Introducing Professor Carrie Paechter Goldsmiths, University of London who is a longstanding Wikivorce member. Carrie has a very special project in mind and tells Wikizine all about it: It started with my divorce…
When my husband and I separated in March 2007 I needed information. So, like many others, I turned to the Internet, and Wikivorce came up. It was quite a small site, but it was interesting. I started reading people’s posts. After a while I signed up myself.
In those days Wikivorce was only a little bit like it is today. There was no advertising, no official legal support, and the site was a lot plainer to look at. The Divorce Guide was there as a framework, but it had lots of gaps in it waiting for someone to write the contents. There were only about six broad forum strands, as there weren’t all that many posts. I can’t remember how many people were signed up then, but it was certainly possible to log on in the evening and read an entire day’s worth of postings, and it was quite common to be the only registered user logged in, with a couple of guests.
Well…I got hooked. I started logging in every day, and posting about the things I felt I could help people with, such as step-parenting (I am a step-parent and a step-child myself), broad education issues, child development. Although I never went into chat, I felt that I was becoming part of a community.
But I’m also a sociologist…
It was at that point that my professional self kicked in. As well as being a long-term Wikivorcer, I’m also Professor of Education at Goldsmiths, which is part of the University of London. And as a sociologist and educationalist I started noticing some interesting things.
First, Wikivorce did seem to be developing into an online community. One of the things I study in my work is the way people (mainly children, in my own research) develop their identities within overlapping communities. As I stayed on the site, I also began to realise that within this community people were growing and changing. They seemed to be using Wikivorce as a way of exploring themselves and their lives through and beyond divorce, supporting each other to do this.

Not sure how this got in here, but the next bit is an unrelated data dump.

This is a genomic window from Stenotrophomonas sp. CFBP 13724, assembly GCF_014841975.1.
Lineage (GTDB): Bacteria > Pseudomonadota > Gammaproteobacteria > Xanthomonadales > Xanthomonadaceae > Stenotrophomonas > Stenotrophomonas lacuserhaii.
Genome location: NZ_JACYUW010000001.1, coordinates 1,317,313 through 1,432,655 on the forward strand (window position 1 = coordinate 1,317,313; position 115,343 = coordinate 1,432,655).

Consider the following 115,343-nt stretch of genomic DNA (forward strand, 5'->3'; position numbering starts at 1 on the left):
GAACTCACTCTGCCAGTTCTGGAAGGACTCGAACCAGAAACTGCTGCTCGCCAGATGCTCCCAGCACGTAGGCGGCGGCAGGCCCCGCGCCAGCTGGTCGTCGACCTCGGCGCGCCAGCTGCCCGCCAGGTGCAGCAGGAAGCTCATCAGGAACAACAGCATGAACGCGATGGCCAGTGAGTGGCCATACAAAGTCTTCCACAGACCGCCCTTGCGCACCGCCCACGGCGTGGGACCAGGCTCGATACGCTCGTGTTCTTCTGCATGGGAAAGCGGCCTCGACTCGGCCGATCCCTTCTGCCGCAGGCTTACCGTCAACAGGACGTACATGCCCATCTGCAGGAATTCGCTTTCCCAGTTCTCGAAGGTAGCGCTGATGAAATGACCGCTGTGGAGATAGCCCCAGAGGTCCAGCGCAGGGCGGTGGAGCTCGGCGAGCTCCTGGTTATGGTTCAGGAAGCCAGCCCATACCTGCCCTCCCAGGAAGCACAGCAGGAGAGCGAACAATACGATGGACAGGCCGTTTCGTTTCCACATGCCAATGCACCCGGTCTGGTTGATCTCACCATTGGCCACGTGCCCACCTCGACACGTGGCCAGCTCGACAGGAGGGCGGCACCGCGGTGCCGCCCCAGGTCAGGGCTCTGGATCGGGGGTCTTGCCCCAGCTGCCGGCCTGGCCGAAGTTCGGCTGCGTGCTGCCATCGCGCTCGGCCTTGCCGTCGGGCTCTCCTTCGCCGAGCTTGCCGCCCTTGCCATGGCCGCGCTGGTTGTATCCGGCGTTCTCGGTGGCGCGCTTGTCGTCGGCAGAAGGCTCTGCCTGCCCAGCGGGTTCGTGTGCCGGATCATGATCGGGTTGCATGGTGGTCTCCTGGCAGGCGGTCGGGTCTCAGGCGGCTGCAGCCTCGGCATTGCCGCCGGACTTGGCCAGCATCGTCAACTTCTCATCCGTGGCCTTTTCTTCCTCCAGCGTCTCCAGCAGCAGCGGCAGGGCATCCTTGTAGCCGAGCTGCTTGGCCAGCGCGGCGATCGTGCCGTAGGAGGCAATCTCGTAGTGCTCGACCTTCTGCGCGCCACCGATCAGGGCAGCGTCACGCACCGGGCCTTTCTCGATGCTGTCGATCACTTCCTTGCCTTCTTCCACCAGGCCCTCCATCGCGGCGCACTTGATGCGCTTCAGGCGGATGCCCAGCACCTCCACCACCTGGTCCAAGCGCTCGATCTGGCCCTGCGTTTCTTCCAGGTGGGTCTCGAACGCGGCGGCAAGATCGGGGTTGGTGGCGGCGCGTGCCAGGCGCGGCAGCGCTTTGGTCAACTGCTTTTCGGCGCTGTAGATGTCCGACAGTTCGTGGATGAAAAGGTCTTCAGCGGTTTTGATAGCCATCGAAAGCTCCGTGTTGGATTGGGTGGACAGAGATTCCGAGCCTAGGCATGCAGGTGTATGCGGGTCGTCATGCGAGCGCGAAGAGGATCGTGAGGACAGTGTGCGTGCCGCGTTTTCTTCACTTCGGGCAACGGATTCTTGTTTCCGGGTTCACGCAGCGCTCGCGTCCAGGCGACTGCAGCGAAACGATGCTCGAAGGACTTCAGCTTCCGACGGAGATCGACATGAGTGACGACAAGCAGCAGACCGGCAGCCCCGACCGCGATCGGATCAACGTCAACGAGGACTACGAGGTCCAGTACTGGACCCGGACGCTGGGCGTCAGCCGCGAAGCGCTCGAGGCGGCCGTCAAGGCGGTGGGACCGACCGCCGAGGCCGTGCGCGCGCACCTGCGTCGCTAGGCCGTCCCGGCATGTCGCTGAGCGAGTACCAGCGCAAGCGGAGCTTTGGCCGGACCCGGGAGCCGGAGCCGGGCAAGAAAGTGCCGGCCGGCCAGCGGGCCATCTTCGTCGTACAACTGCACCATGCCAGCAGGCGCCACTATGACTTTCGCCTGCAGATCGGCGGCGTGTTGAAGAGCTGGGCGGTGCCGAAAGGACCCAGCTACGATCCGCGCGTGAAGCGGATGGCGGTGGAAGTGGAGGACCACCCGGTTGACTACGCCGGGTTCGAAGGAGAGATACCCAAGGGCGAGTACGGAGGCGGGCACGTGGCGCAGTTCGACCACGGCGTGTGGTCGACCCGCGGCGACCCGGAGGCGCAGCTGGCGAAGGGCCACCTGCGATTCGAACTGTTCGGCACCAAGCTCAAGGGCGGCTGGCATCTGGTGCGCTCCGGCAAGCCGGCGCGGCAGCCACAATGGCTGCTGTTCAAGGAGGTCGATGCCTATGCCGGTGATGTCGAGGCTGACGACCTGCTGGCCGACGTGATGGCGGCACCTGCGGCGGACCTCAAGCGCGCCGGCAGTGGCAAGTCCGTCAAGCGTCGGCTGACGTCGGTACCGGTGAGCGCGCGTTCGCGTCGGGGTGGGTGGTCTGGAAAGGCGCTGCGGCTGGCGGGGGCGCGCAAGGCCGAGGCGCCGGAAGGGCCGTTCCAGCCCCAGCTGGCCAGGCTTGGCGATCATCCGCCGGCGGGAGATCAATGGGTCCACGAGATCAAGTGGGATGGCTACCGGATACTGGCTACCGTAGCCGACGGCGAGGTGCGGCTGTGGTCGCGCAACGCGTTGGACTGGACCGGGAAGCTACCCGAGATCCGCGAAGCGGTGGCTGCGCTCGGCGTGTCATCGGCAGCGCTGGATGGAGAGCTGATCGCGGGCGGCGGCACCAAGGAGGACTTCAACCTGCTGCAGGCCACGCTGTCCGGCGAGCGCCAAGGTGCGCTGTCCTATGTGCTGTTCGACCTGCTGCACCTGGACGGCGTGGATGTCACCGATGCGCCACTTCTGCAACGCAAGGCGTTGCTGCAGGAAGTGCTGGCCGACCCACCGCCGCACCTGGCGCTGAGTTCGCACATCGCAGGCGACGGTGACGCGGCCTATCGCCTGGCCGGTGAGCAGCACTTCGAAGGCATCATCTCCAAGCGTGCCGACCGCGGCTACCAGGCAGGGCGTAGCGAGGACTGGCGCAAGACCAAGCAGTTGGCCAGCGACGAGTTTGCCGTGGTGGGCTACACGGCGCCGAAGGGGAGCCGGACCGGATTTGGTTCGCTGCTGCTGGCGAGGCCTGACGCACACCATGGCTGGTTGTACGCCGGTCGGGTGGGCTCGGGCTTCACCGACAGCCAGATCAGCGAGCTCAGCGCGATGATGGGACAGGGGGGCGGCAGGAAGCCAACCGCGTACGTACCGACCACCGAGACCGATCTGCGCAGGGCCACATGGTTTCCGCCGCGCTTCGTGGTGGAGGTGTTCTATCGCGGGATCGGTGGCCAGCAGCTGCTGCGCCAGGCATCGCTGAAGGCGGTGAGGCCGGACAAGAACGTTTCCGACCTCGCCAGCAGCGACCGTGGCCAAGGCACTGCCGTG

The other thing that struck me was how much we were all learning within Wikivorce. I don’t mean just the obvious stuff that Ian intended when he set up the site, such as how to fill in Form E and what will happen in court. I also mean that people were learning much more intangible but really important things, mainly from each other. How to carry on co-parenting through and beyond divorce, for example. How to cope with sleeping alone or dating after years of marriage. How to think about yourself as a single person.
Eventually I decided that I would really like to carry out a proper study of what was happening within Wikivorce, to look systematically at what goes on there. The problem was, the current site is far too big for me to do this on my own. So I decided to ask Ian if I could carry out a pilot study of the first year of Wikivorce, and if that was successful, to try and get some external funding to get help to do a bigger project later. I was delighted when he agreed.
What I’m going to do is to review the forum and blog postings from the first year of Wikivorce. I’ll trace how the community developed and analyse all the learning that took place. I’m also hoping to interview some of the other people who were around at that time, so if you were around on Wikivorce in 2007 you may hear from me. I’ll only contact people through private message on the site, and of course you don’t have to take part – though I have to say that I am very excited about the thought of actually talking to some of you old-timers!
Although we all use pseudonyms on the site, I’m going to give everyone another one just for the research, which only I will know, to make sure you are all extra anonymous. I will also respect any requests from individuals not to use their posts, or particular posts. As a user myself I understand how people can feel about what they said at particularly vulnerable times being used for other purposes.
I’ll keep you all up to date with what I find out by writing articles for Wikizine as I go along. I hope you find them interesting. I’m also hoping that my research will help Ian to get more support for Wikivorce, by demonstrating how important and useful it is for people.
Two Wikivorce identities
Ian has very kindly agreed to relax the rule about people only having one identity on Wikivorce, and let me have two. I’m going to carry on as a normal anonymous user, so that I can carry on supporting people and getting help for my own divorce, but all posts relating to the research will use my real name. Check me out if you want to!
I feel very privileged to be able to carry out this study. I am very excited about it. I hope you are too.
Best wishes, Carrie Paechter